Investigation of CSF biomarkers in Hydrocephalus

Nina Rostgaard

Production of CSF occurs in the ventricular system of the brain but exactly how the fluid dynamics work remains to be elucidated.

Hydrocephalus is a devastating condition which arises as a result of either overproduction or too slow drainage of the cerebrospinal fluid (CSF) within the brain. The increased fluid volume increases the pressure on the brain tissue resulting in various symptoms like severe headache, incontinence, cognitive disturbance and motor symptoms.

The Copenhagen CSF Study Group has in collaboration with Nanna MacAulay’s group at the Department of Neuroscience, University of Copenhagen, received a large grant from the Novo Nordisk Foundation which will support research in fluid dynamics in the brain.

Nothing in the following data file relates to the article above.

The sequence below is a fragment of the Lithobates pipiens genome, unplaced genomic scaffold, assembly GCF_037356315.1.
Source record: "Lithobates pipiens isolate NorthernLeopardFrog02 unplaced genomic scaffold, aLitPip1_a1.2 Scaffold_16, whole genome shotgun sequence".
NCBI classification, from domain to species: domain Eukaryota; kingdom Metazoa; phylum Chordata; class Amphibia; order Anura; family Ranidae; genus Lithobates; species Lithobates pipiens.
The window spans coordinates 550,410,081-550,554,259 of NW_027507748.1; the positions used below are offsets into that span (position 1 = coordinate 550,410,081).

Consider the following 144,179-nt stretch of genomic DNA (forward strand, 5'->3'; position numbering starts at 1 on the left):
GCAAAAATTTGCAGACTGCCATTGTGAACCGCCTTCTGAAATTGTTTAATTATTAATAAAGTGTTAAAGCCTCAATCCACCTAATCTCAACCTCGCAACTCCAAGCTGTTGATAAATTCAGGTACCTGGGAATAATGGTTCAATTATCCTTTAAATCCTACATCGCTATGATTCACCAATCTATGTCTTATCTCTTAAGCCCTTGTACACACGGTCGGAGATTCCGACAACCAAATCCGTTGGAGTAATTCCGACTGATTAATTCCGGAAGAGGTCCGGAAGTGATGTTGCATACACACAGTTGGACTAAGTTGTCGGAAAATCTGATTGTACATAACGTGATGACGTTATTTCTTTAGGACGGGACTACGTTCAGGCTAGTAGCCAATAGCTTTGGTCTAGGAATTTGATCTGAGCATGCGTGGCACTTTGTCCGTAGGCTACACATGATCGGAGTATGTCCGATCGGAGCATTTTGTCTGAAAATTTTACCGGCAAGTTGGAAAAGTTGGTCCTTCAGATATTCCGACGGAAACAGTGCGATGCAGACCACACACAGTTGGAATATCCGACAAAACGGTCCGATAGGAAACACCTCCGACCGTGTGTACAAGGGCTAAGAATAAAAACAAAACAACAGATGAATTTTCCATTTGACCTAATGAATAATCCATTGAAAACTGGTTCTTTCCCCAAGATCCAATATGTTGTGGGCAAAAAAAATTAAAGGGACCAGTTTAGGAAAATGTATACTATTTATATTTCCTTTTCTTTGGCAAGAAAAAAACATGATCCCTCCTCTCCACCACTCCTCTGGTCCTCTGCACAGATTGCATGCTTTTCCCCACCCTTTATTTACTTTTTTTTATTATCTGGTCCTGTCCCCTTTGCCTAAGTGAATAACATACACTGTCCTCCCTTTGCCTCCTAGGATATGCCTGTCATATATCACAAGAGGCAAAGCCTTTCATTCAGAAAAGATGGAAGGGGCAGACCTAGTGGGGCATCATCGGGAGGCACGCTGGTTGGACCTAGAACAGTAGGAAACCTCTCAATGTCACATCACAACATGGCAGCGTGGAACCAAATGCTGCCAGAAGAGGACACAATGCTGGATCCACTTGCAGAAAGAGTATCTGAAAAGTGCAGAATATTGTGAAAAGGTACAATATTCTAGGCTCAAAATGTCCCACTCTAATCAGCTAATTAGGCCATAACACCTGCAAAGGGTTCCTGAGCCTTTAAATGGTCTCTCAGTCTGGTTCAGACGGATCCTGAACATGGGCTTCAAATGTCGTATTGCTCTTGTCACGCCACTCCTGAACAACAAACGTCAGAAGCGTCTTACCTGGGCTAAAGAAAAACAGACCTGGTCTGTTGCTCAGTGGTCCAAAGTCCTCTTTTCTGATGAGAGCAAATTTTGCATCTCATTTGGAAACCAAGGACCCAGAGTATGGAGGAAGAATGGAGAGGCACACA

Part of this collaboration will focus on CSF production and regulation with the aim of discovering pharmaceutical targets for patients with hydrocephalus.

Nina Rostgaard will study CSF from patients with hydrocephalus with different etiologies and assess whether the levels of inflammatory markers, water transport molecules and neurotransmitters changes over time. Further, she will assess whether there are differences in the protein content between lumbar and ventricular CSF.

Nina Rostgaard graduated in 2013 from University of Copenhagen as a Human Biologist and continued as a PhD student at the Danish Dementia Research Centre. Her research areas include biomarkers and molecular pathways studied in CSF and fibroblasts from individuals with familial dementia.